Sarah McLachlan sings like an angel and writes like a wretch. In a voice both shimmering and omniscient, she expresses a ruinous enslavement to love.
”I’m shaken by the violence of existing for only you,” she pants in ”Do What You Have to Do.” In ”Sweet Surrender,” she mewls, ”I only hope that I don’t disappoint you/When I’m down here on my knees.”
Can a soul so enfeebled possibly be the same brain trust who cooked up one of the most successful feminist events of all time, this summer’s Lilith tour? So much for that old connection between art and life.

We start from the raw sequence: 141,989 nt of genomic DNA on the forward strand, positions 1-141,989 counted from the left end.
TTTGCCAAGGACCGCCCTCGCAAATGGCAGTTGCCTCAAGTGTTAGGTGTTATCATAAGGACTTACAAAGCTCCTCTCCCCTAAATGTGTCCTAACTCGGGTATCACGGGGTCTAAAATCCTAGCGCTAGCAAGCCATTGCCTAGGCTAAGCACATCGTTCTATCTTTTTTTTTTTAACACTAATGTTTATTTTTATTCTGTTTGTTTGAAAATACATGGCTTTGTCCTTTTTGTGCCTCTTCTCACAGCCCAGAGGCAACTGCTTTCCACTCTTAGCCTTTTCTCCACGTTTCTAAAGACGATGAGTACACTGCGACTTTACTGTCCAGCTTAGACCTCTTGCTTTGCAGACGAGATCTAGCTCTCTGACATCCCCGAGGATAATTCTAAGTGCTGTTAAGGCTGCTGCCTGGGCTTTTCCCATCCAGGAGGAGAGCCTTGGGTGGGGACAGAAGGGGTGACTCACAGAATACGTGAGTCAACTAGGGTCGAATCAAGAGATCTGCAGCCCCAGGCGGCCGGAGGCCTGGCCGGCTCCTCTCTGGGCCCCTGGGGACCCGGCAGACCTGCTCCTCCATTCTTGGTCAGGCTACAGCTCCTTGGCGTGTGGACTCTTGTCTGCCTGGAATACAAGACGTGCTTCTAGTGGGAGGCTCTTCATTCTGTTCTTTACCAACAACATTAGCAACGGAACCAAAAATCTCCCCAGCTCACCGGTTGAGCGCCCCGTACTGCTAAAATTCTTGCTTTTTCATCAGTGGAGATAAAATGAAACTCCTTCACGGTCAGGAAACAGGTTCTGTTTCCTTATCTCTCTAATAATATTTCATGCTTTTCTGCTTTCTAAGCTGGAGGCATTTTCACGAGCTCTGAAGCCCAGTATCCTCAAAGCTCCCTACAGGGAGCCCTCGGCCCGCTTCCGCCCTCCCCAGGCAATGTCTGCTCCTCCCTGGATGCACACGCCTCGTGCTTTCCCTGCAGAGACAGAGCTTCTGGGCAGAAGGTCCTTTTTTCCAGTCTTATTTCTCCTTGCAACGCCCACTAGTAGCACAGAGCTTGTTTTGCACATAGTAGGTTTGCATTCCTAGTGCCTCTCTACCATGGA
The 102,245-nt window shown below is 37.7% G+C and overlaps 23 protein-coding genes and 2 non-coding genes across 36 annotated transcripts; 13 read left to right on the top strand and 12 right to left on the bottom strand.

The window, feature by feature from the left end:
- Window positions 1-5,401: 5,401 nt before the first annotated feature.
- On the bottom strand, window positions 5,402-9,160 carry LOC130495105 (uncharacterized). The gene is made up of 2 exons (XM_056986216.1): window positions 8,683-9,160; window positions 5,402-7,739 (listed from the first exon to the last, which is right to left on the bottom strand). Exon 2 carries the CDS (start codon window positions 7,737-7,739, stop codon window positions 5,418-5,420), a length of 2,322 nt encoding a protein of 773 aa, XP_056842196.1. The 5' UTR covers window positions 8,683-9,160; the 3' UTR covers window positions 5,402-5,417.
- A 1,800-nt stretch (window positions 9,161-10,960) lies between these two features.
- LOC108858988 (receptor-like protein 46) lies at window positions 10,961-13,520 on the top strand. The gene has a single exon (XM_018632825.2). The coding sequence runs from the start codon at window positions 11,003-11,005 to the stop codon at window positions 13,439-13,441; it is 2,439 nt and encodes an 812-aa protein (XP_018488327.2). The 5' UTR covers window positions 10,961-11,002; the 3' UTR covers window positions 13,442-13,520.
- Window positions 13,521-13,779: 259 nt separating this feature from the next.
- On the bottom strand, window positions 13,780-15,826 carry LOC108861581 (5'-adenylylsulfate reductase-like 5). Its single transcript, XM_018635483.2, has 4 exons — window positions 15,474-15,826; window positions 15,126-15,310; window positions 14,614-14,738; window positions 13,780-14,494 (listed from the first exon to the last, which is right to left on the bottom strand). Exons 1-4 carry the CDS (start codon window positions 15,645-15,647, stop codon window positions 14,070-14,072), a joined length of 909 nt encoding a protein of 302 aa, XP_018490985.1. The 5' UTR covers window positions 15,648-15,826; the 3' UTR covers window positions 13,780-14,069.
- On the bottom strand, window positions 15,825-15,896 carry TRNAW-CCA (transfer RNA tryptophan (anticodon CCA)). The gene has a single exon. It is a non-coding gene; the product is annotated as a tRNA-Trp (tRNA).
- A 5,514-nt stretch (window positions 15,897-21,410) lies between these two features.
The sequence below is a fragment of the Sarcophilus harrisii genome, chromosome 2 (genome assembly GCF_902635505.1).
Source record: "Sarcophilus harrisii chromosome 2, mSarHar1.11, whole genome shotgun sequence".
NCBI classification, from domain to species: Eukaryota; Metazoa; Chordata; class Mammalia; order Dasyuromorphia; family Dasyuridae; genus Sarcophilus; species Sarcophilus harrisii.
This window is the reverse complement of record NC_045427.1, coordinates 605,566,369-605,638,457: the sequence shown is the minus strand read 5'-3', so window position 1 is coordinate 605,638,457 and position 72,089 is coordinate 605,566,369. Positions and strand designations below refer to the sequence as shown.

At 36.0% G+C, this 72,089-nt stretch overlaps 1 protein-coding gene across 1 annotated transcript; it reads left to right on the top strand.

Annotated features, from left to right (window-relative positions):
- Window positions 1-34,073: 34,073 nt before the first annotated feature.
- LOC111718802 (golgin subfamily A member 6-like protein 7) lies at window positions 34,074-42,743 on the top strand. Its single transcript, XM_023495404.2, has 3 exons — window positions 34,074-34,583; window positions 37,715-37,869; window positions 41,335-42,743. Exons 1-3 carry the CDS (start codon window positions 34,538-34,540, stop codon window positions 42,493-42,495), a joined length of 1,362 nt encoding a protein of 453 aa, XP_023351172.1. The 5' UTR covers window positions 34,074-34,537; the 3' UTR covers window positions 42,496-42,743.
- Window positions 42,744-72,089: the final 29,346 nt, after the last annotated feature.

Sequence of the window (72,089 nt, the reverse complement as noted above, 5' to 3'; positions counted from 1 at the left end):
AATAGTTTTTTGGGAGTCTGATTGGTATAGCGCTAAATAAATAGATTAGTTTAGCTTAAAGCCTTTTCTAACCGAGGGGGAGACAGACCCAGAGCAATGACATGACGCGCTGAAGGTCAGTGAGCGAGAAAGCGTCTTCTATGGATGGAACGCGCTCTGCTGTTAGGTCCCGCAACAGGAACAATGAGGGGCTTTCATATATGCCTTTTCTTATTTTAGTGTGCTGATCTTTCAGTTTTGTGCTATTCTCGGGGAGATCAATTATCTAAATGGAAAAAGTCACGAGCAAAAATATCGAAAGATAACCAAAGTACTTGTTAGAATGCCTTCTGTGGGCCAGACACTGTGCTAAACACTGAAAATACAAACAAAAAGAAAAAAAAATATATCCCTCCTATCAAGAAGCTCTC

Regardless, on Surfacing, McLachlan’s fourth studio album and her first since 1994’s double platinum Fumbling Towards Ecstasy, she continues to make beautiful music out of terrible experiences. Lyrically, McLachlan’s work can tend toward the shallow and purple. (One number kicks off with the line ”What ravages of spirit conjured this tempestuous rage.”) But McLachlan’s voice, melodies, and even her approach to sound give her extreme stance credibility. Her best tunes recall the sinewy clarity of early Joni Mitchell, while her production (courtesy of longtime collaborator Pierre Marchand) adds an earthy ambiance worthy of Marchand’s esteemed mentor Daniel Lanois. Never have McLachlan’s recordings sounded so dense and alive. Yet the album’s centerpiece remains the star’s voice — an instrument rich and knowing enough to redeem even the poor souls her lyrics embrace. B